Guy I don't disagree with you but hear me out (short version). Speaking only for myself, if your not careful your spending most all of your "Shop Time" building jigs If you can) or your buying the jig that you didn't want to take the time to build in the first place. Now if you have a lot of "Shop Time" or a lot of money to buy the next shiney jig then more power to you. My shop time is limited as well as my shop money.

In this particular case "dovetail jig" I spent $180 9 years ago for a multi joint nice PC 4212 jig. After a year or 2 I had stopped using it. Now in 2019 I decided to pick it back up for the same reason I bought it... to have the choice of multiple joints to use in making boxes. My question in Posting was about the orientation to end up so the grain would line up. No one had the detailed answer but you took the time and kindly answered the smart rational way for me to find the answer, again thank you.

Just a little bit more. In late 2018 I wanted to replace my shop made table saw sled with a brand name sled and one with an extremely accurate miter. The final 2 choices were Incra or The Dubby and (Right or Wrong) I went with the later mainly because I was using it for Frames it came out cheaper in the long run. Now Incra is jam up and its jigs have the same quality. If I had gone with Incra I would have gone with the best one(5000?) and added the box joint and I think they have a wooden hinge accessory. So with money in mind I went with the $180 Dubby and Did not spend the $329 for the 5000 decided to use my PC 4212 for box joints, through dovetails half blind dovetails and not buy Incra's for $170 but put the wooden hinge thingy on the wish list.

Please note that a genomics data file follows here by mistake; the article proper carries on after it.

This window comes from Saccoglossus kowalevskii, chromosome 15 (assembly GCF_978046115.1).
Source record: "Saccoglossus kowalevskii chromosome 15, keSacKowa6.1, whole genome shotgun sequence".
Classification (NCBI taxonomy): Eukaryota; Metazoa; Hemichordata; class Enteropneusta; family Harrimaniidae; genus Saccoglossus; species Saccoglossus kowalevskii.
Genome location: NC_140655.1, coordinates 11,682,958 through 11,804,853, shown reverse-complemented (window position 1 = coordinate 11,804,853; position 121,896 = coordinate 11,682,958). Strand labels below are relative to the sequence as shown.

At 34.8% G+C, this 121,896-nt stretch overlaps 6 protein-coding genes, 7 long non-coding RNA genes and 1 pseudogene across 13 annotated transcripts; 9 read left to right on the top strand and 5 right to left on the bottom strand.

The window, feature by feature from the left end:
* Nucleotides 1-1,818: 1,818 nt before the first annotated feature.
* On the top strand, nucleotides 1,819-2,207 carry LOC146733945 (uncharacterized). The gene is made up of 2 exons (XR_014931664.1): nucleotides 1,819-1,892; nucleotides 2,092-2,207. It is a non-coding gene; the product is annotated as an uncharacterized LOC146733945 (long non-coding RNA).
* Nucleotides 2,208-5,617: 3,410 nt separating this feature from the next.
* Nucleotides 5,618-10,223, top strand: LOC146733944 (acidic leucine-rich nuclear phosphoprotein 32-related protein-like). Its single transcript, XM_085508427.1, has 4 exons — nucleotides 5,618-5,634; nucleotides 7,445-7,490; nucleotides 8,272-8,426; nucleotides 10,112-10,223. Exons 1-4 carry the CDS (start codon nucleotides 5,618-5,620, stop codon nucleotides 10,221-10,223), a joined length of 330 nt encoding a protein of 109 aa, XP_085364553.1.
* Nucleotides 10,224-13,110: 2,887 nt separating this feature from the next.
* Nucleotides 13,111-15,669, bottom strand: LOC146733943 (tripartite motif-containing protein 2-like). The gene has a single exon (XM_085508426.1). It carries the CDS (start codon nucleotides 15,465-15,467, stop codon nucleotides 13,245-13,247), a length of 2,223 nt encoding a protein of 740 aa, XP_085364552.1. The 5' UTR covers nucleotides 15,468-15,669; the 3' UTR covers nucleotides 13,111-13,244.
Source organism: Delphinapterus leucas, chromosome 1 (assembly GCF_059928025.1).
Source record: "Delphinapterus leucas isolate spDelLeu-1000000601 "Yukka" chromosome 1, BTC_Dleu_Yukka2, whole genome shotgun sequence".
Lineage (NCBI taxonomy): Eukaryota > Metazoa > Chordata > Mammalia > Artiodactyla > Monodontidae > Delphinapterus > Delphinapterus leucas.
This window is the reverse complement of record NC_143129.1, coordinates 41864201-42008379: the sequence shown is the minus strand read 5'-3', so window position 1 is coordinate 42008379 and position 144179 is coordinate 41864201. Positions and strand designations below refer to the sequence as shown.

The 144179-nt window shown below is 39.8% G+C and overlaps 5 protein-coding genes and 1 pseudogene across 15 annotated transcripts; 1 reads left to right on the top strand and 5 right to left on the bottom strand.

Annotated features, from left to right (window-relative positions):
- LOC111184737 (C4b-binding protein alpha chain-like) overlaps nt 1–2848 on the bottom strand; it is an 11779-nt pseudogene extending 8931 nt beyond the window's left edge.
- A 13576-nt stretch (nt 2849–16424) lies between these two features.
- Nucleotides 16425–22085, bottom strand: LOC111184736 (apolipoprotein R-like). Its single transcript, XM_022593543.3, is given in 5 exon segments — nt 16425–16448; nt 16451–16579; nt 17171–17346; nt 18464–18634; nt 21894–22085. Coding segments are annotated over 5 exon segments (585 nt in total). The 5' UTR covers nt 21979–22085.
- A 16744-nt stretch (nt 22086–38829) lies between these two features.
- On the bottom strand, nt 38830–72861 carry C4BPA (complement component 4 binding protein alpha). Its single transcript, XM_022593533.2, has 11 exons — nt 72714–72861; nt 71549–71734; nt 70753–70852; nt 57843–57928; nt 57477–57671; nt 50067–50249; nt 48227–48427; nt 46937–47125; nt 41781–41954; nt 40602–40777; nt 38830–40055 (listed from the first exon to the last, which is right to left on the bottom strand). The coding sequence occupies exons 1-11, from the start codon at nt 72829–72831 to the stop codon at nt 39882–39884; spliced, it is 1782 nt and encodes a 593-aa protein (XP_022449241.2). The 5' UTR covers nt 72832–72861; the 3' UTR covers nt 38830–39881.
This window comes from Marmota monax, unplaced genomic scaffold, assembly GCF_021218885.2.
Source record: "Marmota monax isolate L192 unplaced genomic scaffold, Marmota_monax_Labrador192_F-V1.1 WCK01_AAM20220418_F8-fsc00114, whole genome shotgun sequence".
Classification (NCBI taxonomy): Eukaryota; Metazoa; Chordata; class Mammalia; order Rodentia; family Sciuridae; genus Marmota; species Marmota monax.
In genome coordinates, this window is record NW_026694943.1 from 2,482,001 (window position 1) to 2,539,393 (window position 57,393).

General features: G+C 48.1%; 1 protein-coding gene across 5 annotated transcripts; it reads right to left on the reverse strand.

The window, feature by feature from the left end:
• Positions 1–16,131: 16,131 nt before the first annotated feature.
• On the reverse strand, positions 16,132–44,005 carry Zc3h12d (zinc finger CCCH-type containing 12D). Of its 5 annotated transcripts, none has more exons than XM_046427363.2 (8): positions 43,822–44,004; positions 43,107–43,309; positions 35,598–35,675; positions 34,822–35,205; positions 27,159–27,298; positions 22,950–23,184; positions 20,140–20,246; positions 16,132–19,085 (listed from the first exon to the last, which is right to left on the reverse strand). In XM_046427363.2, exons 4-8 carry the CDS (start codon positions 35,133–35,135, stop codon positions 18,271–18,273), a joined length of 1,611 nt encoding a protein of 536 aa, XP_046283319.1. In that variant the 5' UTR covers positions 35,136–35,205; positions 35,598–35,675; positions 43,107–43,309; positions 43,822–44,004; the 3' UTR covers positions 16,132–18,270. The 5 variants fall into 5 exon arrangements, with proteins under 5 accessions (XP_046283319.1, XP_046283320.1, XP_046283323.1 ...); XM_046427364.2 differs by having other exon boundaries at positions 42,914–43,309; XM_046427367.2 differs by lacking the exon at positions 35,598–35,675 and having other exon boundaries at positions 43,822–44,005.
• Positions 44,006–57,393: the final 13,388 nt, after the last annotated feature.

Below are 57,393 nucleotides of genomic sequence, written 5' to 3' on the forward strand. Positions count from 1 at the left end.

Is Incra the best fastest way to make box joints? Yes you are right. Are there better through dovetail jigs yes especially for the router table absolutely.

For me If I don't watch myself I end up taking way too much time building jigs which many are not often used or buying new jigs one after the other.
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post #14 of 17 (permalink) Old 04-01-2019, 09:27 PM
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Purchasing tools is a very individual thing. Up until 2017, money was available for buying stuff, but today I'm having to watch my spending much more closely. I want to spend my money now on wood since I now have time to make stuff. So I understand what you're saying very well. Fortunately, I got the I-box during flush times, now I need to sell off my Rockler jig (with dust collection attachment) because my brain is no longer good at figuring the damn thing out, and I don't like doing anything freehand with a router.

I just downloaded the instructions for the Rockler jig, which includes some hints on laying out the box. I also downloaded the instructions for the PC 4212 as well as a supplemtal instruction book. Hope these are helpful.